7.4 Interval EstimationSometimes it is required to find not only a numerical estimation of the parameter of a population, but also to evaluate its accuracy and reliability. It is especially important for a sample with small volume. Generalization of a point estimation of the statistical parameter is an interval estimation  the numerical interval containing the estimated parameter with defined probability. In definiting general characteristics of sampled data some error arises. In this case, it is better to define an interval with the centre equal to the point estimator. Inside such an interval with given probability there is a true required value of the estimated parameter of the general population. Such an interval is called confidence. The confidence interval is a numerical interval which, with the given probability , include the estimated parameter of a population. Such probability is known as the confidential probability. The confidential probability is a probability which is sufficient for the inference about reliability of the parameters obtained on the sample. Probability to make an error is called a significance level: (7.19) For point (sample) estimation – of a population’s parameter – with accuracy (the limiting error) – , and a confidential probability – , the confidence interval – is determined by equality: (7.20) The limiting error () and the mean error () have an interrelation: (7.21) where: t – a confidence coefficient.
The limiting error for a small sample is calculated as follows: (7.22)
The limiting error also depends on a probability (р) which guarantees such error. On the basis of theorems of Chebyshev and Lyapunov we have the interrelation of a confidence coefficient (t) with a probability (р):
If we have a probability р=0.997, a confidence coefficient t will equal 3, and for an average we will have an interval: or . This is the socalled rule of three sigma. In 997 events out of 1000 we can assert that the population mean will not fall outside the limit of sample mean ± triple mean error of sample.
Confidence coefficient t (or trust’s coefficient) has connection with confidential probability. This coefficient is defined by the Laplace integral with the confidential probability : (7.23) The confidential probability γ enables us to form a confidential bounds () of a random fluctuation of the studied parameter (Q) for the given sample. Confidential probability has the following values and significance level (α = 1 –) corresponding to them:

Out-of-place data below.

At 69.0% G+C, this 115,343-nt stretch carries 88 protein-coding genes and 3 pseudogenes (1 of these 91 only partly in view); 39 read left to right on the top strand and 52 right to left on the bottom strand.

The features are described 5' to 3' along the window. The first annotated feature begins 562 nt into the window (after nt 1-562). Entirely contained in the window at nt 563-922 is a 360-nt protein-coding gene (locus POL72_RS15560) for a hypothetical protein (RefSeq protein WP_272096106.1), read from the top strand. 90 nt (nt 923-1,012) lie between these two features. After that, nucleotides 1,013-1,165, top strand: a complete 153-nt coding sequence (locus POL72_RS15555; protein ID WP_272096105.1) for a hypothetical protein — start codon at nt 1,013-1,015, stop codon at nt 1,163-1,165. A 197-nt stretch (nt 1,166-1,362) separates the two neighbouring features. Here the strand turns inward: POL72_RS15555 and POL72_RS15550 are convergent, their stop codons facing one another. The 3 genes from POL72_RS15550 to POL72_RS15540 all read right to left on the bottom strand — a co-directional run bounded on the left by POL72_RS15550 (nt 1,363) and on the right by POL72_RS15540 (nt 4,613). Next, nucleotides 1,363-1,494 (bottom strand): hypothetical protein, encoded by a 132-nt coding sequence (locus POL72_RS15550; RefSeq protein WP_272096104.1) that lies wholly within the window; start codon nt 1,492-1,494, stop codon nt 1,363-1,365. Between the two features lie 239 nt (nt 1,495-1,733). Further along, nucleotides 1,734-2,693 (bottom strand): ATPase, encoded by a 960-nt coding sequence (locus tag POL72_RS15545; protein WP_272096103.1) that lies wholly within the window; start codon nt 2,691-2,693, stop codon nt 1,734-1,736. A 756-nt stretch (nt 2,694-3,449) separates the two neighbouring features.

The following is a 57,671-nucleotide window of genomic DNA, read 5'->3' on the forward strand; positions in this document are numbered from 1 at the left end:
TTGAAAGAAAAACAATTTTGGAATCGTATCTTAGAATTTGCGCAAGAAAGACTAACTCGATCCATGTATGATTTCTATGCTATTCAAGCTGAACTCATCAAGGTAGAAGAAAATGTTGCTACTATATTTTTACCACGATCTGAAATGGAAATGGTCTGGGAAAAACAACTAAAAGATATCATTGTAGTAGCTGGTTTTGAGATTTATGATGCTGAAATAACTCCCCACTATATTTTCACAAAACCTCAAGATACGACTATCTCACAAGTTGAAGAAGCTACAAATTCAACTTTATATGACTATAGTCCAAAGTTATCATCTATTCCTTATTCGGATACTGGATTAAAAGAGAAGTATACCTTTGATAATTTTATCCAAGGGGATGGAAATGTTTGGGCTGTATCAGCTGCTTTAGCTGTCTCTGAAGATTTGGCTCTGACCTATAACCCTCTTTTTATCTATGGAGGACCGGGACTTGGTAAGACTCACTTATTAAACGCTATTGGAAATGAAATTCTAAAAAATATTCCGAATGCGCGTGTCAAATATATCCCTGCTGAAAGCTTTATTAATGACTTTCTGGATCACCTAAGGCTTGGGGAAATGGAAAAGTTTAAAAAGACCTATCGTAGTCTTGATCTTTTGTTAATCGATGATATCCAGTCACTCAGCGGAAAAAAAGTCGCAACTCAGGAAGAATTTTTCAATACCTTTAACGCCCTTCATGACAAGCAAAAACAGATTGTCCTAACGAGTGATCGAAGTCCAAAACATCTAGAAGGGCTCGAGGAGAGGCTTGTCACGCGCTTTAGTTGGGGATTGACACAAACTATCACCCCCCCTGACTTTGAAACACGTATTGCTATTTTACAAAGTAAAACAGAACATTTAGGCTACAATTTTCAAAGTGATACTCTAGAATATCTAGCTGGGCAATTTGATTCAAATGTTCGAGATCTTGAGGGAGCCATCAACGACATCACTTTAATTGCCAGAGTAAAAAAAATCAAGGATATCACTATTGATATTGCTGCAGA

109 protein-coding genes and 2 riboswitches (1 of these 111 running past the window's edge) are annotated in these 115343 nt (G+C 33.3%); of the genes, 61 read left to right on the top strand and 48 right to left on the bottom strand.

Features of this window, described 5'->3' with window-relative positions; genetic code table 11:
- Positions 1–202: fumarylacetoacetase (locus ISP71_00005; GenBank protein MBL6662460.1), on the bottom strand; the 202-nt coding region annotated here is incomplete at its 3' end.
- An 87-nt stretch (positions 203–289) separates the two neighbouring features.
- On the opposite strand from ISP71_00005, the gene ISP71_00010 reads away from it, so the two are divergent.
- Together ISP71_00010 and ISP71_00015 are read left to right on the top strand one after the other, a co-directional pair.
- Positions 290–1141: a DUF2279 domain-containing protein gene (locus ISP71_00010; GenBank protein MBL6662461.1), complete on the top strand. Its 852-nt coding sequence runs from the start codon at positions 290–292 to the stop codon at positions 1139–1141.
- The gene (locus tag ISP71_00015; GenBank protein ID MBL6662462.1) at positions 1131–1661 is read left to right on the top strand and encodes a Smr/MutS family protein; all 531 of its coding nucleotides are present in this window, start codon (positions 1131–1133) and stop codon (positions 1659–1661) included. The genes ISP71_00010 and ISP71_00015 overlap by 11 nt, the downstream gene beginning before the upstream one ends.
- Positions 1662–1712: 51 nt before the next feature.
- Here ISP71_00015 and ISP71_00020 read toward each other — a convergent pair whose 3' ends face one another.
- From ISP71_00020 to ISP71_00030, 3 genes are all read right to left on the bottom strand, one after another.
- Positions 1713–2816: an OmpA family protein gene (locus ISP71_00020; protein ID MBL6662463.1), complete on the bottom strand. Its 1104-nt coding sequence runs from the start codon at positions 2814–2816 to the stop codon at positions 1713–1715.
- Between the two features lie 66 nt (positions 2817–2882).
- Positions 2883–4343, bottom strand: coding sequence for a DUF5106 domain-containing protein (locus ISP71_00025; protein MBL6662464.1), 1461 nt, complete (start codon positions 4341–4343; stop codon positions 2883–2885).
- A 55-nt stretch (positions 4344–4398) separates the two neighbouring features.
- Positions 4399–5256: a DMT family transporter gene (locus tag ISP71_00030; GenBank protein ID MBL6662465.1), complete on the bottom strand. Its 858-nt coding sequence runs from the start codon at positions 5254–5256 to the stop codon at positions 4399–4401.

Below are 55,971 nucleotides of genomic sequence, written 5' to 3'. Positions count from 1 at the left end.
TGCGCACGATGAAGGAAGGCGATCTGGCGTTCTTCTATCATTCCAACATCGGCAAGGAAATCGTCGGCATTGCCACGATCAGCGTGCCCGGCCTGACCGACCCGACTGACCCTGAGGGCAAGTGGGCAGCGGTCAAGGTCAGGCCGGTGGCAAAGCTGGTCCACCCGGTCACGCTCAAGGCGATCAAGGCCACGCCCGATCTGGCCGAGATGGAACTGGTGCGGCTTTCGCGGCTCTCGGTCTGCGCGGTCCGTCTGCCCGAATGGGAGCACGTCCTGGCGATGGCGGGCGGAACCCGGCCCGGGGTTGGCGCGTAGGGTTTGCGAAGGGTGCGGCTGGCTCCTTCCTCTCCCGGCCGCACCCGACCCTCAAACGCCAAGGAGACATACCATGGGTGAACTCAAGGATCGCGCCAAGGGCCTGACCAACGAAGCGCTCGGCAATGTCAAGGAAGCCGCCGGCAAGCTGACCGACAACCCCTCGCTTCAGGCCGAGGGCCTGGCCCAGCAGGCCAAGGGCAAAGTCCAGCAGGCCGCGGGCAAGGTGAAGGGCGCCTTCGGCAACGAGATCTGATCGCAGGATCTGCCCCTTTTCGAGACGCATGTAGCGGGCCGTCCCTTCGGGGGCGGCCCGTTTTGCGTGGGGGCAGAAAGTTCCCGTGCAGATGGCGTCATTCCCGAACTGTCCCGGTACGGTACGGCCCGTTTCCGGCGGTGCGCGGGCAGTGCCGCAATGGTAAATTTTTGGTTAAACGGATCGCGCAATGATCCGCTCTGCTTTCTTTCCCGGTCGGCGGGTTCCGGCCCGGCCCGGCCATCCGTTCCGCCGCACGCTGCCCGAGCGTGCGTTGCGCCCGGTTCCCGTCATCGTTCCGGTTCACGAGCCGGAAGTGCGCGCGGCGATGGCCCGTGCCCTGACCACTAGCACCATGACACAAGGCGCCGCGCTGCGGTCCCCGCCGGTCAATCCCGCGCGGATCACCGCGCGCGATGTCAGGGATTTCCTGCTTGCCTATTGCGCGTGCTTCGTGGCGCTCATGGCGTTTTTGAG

The 5% significance level means that in 5 events out of 100 there is a possibility to do an error in calculation of a parameter of a population on sampled data. In other words, in 95 events out of 100, parameters of a population calculated on the sample will lie within the limits of a confidence interval. For example, at a shearing of 100 sheep from 1000 heads, the sample mean is 4.5 kg, the sample standard deviation is 1.3 kg. Find out a limiting error of sample with probability 0.954 and possible limits of mean shearing from one sheep in population: =0.25,
, , .
The population mean (at shearing of 1000 sheep) can’t be less than 4.25 kg and can’t be more than 4.75 kg with a probability 95.4%. Let's consider an example of an estimation of arithmetic mean on a small sample. From a herd of sheep are selected 17 sheep which were weighed (sample size is n=17). Sample mean weight is =60 kg, and . Let's calculate a probability of what the population mean is in interval , if a significance level a= 5%. Using the parity:
(7.24)
and denoting a limiting error as ∆, we find confidential borders of an interval: .
The number of degrees of freedom equals 16. The trust’s coefficient t = 2.12. Therefore:
Confidential interval is (604.7; 60+4.7). With probability 0.95 it is possible to confirm that population mean weight of sheep is in an interval (55.3; 64.7).
Using the formula of limiting error it is possible to define the minimum volume (size) of a sample for which the estimation with needed properties is provided: – for selection with replacement: (7.25) – for selection without replacement: (7.26)
Let's consider characteristics of two independent samples. There are: volume (size) of two samples  n_{1}, n_{2}, arithmetic mean of two samples  , , and sample variance  , . Summation/subtraction of these samples has equality: (7.27) (7.28)


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